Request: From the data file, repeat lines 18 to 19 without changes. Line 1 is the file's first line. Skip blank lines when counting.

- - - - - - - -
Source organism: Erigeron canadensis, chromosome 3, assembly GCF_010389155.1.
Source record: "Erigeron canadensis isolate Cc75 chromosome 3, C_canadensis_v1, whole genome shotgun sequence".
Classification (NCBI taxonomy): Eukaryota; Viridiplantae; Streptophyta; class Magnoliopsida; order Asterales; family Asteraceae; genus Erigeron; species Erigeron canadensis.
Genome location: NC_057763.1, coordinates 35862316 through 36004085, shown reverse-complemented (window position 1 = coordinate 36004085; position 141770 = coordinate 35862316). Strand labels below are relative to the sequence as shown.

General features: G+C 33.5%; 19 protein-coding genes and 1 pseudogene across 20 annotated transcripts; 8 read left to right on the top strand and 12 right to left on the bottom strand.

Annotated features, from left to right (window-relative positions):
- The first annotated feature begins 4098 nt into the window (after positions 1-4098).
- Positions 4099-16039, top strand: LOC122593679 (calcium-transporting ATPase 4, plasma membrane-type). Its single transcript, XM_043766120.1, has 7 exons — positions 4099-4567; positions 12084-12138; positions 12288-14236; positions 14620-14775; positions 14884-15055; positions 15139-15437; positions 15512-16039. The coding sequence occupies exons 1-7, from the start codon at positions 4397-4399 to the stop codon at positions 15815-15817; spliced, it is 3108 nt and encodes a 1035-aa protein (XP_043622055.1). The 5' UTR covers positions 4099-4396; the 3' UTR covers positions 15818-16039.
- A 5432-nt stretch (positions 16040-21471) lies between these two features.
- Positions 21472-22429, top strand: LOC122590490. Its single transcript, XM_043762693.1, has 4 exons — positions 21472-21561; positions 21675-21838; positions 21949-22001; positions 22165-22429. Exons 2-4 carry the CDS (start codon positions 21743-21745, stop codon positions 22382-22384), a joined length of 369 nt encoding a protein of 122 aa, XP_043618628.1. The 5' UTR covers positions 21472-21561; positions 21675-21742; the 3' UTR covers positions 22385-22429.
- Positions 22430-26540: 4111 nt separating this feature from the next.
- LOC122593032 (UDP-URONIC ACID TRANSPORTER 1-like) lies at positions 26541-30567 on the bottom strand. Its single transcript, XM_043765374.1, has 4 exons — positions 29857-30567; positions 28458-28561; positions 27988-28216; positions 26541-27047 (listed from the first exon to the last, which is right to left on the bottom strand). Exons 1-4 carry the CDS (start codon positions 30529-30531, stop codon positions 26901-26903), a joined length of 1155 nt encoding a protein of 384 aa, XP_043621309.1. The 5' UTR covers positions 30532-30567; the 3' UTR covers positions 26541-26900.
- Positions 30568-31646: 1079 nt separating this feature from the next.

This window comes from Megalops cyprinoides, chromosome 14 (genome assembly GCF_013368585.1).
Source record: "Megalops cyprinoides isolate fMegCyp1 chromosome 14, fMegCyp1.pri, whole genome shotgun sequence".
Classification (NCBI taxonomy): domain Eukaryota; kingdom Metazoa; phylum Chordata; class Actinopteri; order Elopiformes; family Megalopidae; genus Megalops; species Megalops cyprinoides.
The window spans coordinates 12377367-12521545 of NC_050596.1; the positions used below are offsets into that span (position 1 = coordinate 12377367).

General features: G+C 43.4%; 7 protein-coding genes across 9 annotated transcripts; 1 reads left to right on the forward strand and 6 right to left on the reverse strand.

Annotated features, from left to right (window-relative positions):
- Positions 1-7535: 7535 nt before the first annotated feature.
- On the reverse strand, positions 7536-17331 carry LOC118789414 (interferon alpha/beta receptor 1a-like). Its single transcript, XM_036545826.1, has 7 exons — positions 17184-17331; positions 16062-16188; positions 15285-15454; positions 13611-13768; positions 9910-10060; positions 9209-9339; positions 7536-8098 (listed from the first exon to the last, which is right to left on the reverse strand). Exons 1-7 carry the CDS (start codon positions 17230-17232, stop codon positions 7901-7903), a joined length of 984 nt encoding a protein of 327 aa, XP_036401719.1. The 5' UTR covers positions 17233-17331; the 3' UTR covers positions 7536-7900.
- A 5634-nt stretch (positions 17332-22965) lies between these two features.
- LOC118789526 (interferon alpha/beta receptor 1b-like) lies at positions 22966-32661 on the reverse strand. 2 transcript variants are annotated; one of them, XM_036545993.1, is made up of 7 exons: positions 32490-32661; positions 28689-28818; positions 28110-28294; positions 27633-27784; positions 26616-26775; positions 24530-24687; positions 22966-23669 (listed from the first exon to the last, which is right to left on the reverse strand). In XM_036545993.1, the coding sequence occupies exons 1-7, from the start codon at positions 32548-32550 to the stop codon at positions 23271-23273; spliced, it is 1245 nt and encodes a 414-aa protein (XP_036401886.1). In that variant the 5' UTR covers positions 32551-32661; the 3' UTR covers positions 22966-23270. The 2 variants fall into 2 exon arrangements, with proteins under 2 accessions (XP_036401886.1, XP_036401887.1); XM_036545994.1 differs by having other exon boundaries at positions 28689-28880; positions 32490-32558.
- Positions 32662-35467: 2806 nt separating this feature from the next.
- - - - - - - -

General features: G+C 43.4%; 7 protein-coding genes across 9 annotated transcripts; 1 reads left to right on the forward strand and 6 right to left on the reverse strand.

Annotated features, from left to right (window-relative positions):